Prison mental health spending questioned during state budget cuts


A new mental health wing is about to open its doors at the Vacaville state prison.

With a court order in hand, the state is quietly spending a lot of money on prison construction projects to improve the mental health care of inmates. But critics say this is no time to splurge.

The state of California is just weeks away from opening the first mental health facility for prisoners funded through a $7.5-billion bond approved by lawmakers in 2007.

The Vacaville site is being added to the existing prison hospital at 45,000 square feet, with 64 beds. Price tag: $33.6 million, or a half-million bucks per bed.

"We have a large wait list currently, and we're under a Coleman federal court order to relieve that wait list," said Stirling Price, Vacaville Psychiatric Program.

Along with Vacaville, about a dozen other facilities are being expanded, including the one in San Luis Obispo, costing $35.7 million, and in Chino, which will cost $33.7 million.

Stockton will get a brand new $900-million medical center.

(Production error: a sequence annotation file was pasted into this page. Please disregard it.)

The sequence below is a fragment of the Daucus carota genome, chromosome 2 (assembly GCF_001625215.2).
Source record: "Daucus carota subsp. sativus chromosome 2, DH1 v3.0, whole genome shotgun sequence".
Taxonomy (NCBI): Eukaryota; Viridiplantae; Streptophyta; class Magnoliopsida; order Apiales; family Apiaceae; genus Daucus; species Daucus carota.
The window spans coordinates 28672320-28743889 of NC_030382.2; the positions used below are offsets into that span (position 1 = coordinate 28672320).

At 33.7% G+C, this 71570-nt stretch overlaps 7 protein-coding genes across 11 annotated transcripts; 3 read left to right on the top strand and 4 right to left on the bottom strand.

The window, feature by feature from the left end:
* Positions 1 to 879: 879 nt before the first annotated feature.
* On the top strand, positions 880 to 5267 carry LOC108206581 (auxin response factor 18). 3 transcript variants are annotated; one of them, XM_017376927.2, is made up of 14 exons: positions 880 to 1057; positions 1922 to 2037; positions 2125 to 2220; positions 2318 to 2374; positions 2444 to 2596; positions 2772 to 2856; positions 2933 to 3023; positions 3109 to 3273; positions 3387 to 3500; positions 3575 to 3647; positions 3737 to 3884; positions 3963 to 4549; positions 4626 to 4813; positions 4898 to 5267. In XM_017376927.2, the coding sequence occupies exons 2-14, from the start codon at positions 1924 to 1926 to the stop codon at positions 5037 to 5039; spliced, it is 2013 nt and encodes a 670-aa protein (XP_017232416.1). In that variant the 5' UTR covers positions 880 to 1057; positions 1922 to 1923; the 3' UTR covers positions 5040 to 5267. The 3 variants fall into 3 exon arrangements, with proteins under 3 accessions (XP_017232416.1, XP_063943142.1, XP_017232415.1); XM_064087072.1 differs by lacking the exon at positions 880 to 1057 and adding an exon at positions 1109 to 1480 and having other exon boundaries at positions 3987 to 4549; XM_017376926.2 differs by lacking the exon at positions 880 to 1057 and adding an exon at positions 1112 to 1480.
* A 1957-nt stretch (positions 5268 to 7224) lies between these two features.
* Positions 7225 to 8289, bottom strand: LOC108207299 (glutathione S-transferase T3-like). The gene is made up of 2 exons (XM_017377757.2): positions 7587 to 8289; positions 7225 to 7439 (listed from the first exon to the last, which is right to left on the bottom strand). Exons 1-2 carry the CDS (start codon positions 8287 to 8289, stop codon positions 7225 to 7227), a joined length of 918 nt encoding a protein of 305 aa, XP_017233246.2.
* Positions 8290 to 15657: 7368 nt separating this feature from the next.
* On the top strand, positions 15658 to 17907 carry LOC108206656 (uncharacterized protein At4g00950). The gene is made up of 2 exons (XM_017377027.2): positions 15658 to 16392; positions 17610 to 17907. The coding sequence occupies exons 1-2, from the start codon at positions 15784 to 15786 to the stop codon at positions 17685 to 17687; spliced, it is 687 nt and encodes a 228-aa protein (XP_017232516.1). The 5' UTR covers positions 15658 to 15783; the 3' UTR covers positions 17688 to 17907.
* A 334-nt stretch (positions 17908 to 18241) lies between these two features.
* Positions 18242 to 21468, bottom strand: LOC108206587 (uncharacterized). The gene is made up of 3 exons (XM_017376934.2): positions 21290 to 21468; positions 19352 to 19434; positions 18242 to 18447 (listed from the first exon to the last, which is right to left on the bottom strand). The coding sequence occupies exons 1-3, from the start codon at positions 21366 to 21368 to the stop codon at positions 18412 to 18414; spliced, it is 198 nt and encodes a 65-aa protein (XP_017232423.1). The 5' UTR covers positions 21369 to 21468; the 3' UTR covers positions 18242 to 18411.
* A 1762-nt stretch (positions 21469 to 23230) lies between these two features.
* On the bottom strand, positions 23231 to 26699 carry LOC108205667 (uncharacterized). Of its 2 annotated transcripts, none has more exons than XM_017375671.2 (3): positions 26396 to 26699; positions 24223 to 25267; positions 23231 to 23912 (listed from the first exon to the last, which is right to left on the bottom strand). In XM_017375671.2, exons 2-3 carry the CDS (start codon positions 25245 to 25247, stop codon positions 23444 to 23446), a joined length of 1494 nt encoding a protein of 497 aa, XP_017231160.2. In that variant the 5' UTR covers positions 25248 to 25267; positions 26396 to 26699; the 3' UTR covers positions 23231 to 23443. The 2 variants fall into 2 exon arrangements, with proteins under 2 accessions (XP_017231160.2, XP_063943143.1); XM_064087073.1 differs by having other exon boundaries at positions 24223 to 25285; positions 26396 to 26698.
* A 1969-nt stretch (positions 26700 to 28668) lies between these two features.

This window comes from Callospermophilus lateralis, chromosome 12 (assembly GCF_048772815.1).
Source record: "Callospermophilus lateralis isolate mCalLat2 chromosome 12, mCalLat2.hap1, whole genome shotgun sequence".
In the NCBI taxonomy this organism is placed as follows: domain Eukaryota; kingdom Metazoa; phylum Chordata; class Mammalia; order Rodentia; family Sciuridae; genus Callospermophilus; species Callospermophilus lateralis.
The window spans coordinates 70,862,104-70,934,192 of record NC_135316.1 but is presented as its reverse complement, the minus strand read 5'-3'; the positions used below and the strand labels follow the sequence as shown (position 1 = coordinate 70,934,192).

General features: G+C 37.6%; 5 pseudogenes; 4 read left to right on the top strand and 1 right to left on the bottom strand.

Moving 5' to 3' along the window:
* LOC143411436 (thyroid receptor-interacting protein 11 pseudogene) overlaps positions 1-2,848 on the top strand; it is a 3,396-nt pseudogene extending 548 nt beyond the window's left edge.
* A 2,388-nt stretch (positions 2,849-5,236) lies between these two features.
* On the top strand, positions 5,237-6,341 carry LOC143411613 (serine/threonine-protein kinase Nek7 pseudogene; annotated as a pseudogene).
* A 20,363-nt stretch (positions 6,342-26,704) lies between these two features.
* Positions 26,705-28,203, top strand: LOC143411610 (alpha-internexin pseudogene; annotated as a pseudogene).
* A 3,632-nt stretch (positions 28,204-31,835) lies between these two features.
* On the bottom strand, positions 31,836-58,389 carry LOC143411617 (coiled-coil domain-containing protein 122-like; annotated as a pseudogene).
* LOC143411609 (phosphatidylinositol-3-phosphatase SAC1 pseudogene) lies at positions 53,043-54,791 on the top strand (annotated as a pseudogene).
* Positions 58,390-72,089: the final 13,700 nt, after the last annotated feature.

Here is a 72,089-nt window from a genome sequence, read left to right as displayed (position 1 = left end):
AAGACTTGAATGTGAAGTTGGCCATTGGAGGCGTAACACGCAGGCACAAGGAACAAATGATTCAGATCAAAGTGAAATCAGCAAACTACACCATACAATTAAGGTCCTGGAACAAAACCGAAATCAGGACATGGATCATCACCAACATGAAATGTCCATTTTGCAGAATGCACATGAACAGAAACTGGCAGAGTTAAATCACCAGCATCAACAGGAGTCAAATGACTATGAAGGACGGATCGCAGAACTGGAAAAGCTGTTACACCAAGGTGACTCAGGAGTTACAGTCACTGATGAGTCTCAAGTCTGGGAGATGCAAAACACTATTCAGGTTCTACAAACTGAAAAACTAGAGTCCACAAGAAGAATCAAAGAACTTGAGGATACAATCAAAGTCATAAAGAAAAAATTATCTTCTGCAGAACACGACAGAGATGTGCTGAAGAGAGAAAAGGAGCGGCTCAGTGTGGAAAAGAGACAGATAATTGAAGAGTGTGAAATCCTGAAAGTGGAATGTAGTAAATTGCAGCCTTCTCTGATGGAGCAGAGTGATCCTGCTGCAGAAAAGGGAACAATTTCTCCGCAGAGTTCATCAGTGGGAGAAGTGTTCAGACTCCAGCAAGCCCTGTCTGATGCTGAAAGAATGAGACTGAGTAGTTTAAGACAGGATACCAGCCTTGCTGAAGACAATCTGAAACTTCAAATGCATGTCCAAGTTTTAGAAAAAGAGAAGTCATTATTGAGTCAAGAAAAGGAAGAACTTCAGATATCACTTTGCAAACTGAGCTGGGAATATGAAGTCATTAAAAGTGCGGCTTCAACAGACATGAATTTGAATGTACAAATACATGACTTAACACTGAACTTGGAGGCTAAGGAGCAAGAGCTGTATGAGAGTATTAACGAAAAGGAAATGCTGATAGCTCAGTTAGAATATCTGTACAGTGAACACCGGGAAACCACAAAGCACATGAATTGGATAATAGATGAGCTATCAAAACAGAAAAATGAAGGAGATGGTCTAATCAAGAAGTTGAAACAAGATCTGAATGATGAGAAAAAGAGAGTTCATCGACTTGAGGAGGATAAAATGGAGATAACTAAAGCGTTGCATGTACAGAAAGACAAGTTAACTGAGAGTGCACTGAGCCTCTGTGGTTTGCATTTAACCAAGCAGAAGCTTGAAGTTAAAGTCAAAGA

At a time of deep budget cuts to education and social services for the poor, groups like Californians United for a Responsible Budget are questioning the use of taxpayer money in this building spree.

"We need the Legislature actually to step up and to halt all of the jail expansion projects," said Emily Harris, Californians United for Responsible Budget.

But lawyers for inmates have won battle after battle in courts to improve the conditions in prisons.

They're so overcrowded, healthcare declined below constitutional standards, and the U.S. Supreme Court had to step in.

Steve Fama sees the expansion as a victory.

"I don't think we should have a society in which a person who's seriously ill is allowed to live in pain because they have a mental health illness that's not treated," said Steve Fama, Prison Law Office.

Schools, though, have seen teacher layoffs, class size increases and electives cut in each of the last four budget cycles.

Prisons got a bump in spending.

"I understand the need for mental health and the expansion, but at the price of our education, it's a hard pill to swallow," said Diane Cox, a school superintendent from Hanford.

The state says while the upfront costs seem like a lot, it'll actually save taxpayers money in the long run by having these care facilities available on site.

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